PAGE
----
TOTAL passenger journeys at Amtrak grew by almost a quarter during fiscal 2023 to reach 28.6 million, with ridership on the Northeast Corridor (NEC) exceeding pre-pandemic levels by 8% during the fourth quarter.

The national passenger operator’s 2023 results also reflect the resumption of full service on all routes that were suspended during the Covid-19 pandemic, with a 12% increase in long-distance ridership.

“We’re inspired by the soaring demand for inter-city passenger rail and are eager to continue connecting more people and places,” say Amtrak CEO, Mr Stephen Gardner.

The company also launched investment projects worth $US 3bn during 2023, as the Biden administration’s 2021 Infrastructure Investment and Jobs Act takes effect, hiring 4800 new employees. The new funding is being spent on fleet modernisation and refurbishing stations and other facilities, as well as upgrading tunnels, bridges and other infrastructure. These upgrades will continue to add to the company’s positive momentum, Amtrak says.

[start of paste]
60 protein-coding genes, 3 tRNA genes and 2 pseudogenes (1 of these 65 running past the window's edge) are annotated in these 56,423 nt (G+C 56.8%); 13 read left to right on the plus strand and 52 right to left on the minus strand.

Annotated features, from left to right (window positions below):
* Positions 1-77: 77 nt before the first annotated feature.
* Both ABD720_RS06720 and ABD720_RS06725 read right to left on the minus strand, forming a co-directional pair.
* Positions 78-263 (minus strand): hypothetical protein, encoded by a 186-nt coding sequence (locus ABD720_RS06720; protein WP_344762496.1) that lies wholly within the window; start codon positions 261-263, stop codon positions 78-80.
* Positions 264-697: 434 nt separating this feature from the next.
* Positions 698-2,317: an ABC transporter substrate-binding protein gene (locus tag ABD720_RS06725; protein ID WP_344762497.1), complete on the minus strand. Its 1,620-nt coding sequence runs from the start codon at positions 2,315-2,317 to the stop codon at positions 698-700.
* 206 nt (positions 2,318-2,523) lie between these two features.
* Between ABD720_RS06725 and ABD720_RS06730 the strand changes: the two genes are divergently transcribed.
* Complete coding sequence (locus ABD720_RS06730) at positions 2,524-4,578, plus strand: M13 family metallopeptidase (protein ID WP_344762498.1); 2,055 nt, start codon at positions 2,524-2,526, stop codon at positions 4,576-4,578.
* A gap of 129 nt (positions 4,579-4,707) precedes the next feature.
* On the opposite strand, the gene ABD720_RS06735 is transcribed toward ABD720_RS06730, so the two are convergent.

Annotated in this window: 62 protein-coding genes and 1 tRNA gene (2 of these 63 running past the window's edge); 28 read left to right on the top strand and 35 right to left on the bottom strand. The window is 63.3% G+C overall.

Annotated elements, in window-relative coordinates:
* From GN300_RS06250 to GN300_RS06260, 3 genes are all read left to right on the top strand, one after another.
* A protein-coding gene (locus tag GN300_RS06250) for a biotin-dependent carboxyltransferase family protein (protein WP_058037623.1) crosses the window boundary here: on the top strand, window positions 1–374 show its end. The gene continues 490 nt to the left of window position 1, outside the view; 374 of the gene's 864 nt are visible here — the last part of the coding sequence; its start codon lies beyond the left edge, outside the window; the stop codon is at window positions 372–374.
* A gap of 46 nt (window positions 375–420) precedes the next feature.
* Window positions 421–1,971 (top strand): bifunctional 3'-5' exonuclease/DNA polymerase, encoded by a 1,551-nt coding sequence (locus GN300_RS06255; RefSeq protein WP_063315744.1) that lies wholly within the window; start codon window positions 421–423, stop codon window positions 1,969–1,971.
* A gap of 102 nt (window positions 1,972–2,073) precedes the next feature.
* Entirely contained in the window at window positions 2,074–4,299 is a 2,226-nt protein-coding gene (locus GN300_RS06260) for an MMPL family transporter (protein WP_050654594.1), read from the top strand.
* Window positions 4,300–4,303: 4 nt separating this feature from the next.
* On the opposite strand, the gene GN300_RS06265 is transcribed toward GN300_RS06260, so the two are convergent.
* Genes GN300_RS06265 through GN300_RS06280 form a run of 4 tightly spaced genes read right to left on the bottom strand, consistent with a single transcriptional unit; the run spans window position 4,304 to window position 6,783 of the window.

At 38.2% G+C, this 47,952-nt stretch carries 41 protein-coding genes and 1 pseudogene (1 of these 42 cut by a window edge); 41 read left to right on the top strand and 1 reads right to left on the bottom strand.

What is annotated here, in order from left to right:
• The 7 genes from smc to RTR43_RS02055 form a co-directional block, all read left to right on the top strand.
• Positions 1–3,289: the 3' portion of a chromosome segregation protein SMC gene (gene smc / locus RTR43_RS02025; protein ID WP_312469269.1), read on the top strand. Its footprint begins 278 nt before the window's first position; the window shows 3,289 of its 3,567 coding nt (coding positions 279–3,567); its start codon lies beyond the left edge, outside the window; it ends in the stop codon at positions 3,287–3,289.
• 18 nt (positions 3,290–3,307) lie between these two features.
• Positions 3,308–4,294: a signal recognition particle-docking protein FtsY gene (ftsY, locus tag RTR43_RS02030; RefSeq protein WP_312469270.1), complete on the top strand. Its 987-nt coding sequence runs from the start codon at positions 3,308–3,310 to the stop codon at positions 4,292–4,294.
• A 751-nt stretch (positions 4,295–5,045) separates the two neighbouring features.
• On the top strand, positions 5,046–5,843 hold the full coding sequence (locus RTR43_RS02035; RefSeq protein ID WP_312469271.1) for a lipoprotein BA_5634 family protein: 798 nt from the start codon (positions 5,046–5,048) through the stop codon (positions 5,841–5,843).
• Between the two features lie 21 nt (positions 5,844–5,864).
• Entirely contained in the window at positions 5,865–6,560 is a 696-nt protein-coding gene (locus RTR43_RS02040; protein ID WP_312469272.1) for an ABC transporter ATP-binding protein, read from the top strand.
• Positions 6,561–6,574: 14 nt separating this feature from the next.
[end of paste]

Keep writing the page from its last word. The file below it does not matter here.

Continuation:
“As we build a new era of passenger rail with more modern trains, expanded routes, more frequent service, upgraded stations, and renewed infrastructure, Amtrak will continue to deliver major improvements for current and future Amtrak customers over the coming decade,” says Amtrak chairman, Mr Tony Coscia.

While 2023 did not become the first year when Amtrak made a profit since its creation in 1971, the company was able to cut its full-year operating loss to $US 752.2m, an improvement on the loss of $US 882.2m the year before. Operating revenue was up 20% year-on-year at $US 3.4bn, but other figures have not yet been disclosed.

Amtrak said last year that it expected to make a loss of around $US 1bn a year until at least 2027. While the final results have yet to be published, the lower operating loss in 2023 is an indication that this forecast may have been unduly pessimistic.

Both operating revenue and ridership in 2023 were roughly in line with what Amtrak was forecasting in April 2022, although neither is above the level forecast before the onset of the Covid-19 pandemic. “The best is yet to come,” Coscia says.